Catalogue of the papers and correspondence of Francis John Worsley Roughton FRS (1899-1972), physiologist
|Title:||Catalogue of the papers and correspondence of Francis John Worsley Roughton FRS (1899-1972), physiologist|
SECTION A BIOGRAPHICAL A.1-A.184
SECTION B DEPARTMENT OF COLLOID SCIENCE B.1-B.55
SECTION C PUBLICATIONS C.1-C.7
SECTION D SCIENTIFIC CORRESPONDENCE D.1-D.6
The material covers the period 1905-1973.
Section A, Biographical, is the largest in the collection. There is some documentation of school, undergraduate and early scientific career but the principal component is a sequence of letters and postcards from Roughton to his mother, 1905-1929. There are also small groups of letters from 'friends' including scientific and Trinity College Cambridge colleagues from the period ca 1920-1925.
Section B, Department of Colloid Science, principally relates to the future of colloid science and the department on Roughton's retirement. The material includes Roughton's correspondence with the university authorities and scientific colleagues and papers by him and others on future of colloid science at Cambridge.
Section C, Publications, consists of a list of publications and a set of off-prints 1921-1973, the last item in the set being an off-print of Q.H. Gibson's memoir for the Royal Society.
Section D, Scientific correspondence, is not extensive but of some importance as relating to Roughton's Second World War research at Harvard. His correspondents are E.D. Adrian, W.L. Bragg, R.H. Fowler and A.V. Hill.
|Held by:||Cambridge University Library: Department of Manuscripts and University Archives, not available at The National Archives|
|Extent:||ca 250 items|
OUTLINE OF THE CAREER OF F.J.W. ROUGHTON
Francis John Worsley Roughton was born on 6 January 1899 at Kettering where his father was the fifth successive Roughton to practice medicine. He was educated at Winchester College (Scholar) and Trinity College Cambridge (Scholar). As a young man he suffered from attacks of paroxysmal tachycardia. In consequence he was unable to serve in the First World War coming up to Trinity in 1917 on leaving Winchester. He was also advised that his cardiac condition precluded his planned career in medicine. His academic distinction was such (1st Class Natural Sciences Tripos Part I) that although he was unable to take his Part II examinations because of repeated cardiac attacks he was treated as if he had done so, and became a graduate student. On completion of his thesis he was elected to a Fellowship at Trinity (1923). He was successively Lecturer in Biochemistry, 1923-1927 and Lecturer in Physiology, 1927-1947, at Cambridge. In 1925 he married Alice Hopkinson whose father had been Professor of Engineering at Cambridge. They had two children Geoffrey and Rosemary.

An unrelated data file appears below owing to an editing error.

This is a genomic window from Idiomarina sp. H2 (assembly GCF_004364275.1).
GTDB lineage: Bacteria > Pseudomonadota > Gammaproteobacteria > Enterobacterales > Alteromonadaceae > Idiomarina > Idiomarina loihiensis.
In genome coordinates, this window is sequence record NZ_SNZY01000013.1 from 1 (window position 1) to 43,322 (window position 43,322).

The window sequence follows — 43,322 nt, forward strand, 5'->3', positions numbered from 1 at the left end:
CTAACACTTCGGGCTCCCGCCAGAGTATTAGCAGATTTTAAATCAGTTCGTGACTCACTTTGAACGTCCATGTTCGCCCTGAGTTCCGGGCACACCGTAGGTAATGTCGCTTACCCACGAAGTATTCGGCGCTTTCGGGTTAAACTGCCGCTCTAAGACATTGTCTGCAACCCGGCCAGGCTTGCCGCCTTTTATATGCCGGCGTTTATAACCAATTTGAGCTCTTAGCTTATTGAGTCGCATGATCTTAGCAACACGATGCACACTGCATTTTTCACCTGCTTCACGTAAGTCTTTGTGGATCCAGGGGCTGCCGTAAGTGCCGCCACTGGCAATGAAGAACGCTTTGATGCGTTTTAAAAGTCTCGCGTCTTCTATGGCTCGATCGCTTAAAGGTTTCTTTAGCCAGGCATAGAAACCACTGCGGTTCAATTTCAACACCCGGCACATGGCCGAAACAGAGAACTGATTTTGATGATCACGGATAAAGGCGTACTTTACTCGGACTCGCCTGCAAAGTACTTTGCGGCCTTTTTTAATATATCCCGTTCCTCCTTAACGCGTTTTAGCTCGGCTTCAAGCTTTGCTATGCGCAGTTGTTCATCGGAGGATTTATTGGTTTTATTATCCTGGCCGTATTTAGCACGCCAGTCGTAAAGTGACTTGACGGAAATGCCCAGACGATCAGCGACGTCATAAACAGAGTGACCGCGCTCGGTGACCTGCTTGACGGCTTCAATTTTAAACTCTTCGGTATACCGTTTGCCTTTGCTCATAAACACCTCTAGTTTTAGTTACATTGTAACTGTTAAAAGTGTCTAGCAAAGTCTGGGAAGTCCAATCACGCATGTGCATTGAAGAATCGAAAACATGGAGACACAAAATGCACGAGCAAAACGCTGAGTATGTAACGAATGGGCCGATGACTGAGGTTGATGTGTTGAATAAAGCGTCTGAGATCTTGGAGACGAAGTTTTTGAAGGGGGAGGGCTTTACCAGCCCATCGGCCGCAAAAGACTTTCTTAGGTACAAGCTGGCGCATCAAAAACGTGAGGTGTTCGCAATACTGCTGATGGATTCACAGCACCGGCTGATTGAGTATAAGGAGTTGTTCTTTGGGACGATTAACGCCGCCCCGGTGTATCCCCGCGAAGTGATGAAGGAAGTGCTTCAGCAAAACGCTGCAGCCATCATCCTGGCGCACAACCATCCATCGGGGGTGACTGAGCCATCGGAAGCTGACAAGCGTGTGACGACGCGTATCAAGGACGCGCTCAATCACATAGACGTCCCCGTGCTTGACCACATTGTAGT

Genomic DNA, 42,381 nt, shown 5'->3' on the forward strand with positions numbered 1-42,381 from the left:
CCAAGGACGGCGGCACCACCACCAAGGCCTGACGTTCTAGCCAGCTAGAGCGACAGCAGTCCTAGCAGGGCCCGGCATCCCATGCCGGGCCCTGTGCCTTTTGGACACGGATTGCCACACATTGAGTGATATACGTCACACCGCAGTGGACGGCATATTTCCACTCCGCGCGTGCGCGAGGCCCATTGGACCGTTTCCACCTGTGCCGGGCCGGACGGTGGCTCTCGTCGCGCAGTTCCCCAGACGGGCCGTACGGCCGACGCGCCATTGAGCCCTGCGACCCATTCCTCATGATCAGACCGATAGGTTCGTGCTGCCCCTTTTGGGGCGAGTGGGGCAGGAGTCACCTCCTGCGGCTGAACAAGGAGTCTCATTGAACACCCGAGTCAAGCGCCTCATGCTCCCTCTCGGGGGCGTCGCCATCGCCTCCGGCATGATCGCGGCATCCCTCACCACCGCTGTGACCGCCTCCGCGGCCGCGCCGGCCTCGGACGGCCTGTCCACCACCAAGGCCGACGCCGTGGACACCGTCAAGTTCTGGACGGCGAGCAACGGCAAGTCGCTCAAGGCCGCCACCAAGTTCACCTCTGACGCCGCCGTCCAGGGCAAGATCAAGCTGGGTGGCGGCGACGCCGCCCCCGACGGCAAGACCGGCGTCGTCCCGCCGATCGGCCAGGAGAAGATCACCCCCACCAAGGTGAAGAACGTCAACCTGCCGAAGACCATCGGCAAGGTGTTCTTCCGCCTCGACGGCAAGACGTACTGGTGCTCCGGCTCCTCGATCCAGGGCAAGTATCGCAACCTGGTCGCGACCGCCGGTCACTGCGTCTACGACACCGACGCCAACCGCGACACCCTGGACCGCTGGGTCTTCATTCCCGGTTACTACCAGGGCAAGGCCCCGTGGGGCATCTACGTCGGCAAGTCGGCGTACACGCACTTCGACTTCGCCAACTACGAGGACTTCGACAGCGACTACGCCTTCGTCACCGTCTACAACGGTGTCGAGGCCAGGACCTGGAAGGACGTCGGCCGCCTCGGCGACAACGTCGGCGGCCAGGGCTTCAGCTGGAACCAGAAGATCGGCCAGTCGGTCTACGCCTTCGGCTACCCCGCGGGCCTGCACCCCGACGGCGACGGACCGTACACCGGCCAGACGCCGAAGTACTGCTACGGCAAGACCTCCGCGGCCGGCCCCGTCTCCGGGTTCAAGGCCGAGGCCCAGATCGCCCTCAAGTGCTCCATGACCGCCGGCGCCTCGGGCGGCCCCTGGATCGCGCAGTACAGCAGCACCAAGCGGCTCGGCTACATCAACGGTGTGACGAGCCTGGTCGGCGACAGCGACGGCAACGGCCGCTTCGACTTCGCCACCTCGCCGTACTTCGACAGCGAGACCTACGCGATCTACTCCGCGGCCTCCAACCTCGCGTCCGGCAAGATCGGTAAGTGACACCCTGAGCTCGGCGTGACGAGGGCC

The foundations of Roughton's research career were laid working with H. Hartridge to make the first rapid kinetic measurement on a solution by the mixing method. His interest in these early years was mainly physiology and Roughton, with three other young Cambridge scientists M. Dixon, J. Needham and H. Tunnicliffe, belonged to an informal association called the Canula Club which met to discuss topics in physiology. In 1929 he was Rockefeller travelling fellow in the USA and was back again in America in 1940 at the Harvard Fatigue Laboratory, conducting war-related research, chiefly on the effects of carbon monoxide on respiration.
Roughton returned to Cambridge at the end of the Second World War and in 1947 accepted an invitation to become the second John Humphrey Plummer Professor of Colloid Science (in succession to E.K. Rideal) and Head of the Department of Colloid Science. He presided over a rather disparate group in the Department whose interests ranged from physical chemistry of proteins to ore flotation. During the latter part of his tenure he attempted to re-direct the work of the Department towards the study of membranes and biological surface effects. However, such were the doubts about the existence of a definable subject called Colloid Science that on his retirement in 1966 the title of the department was extinguished in favour of Biophysics. During the last 15 years of his life he spent an increasing amount of time in California and Milan working on the basic problems of respiratory physiology and of the carbon dioxide - haemoglobin interaction.
Roughton was elected Fellow of the Royal Society in 1936. He died at Cambridge on 29 April 1972.
For a fuller account of the life and career of Roughton see Q.H. Gibson's memoir for the Royal Society on which this outline has freely drawn (Biographical Memoirs of Fellows of the Royal Society, vol 19 (1973), 563-582).
|Immediate Source Of Acquisition:||
|Conditions of access:||
NOT ALL THE MATERIAL IN THIS COLLECTION MAY YET BE AVAILABLE FOR CONSULTATION. ENQUIRIES SHOULD BE ADDRESSED IN THE FIRST INSTANCE TO:
THE KEEPER OF MANUSCRIPTS AND UNIVERSITY ARCHIVES
THE UNIVERSITY LIBRARY
Compiled by Peter Harper and Timothy E. Powell
The work of the National Cataloguing Unit for the Archives of Contemporary Scientists, and the production of this catalogue, are made possible by the support of the following societies and organisations:
The Biochemical Society
The British Crystallographic Association
The Geological Society
The Higher Education Funding Council for England
The Institute of Physics
The Royal Society
Trinity College Cambridge
The Wellcome Trust
We are grateful to Dr Summers for making the papers available for cataloguing."
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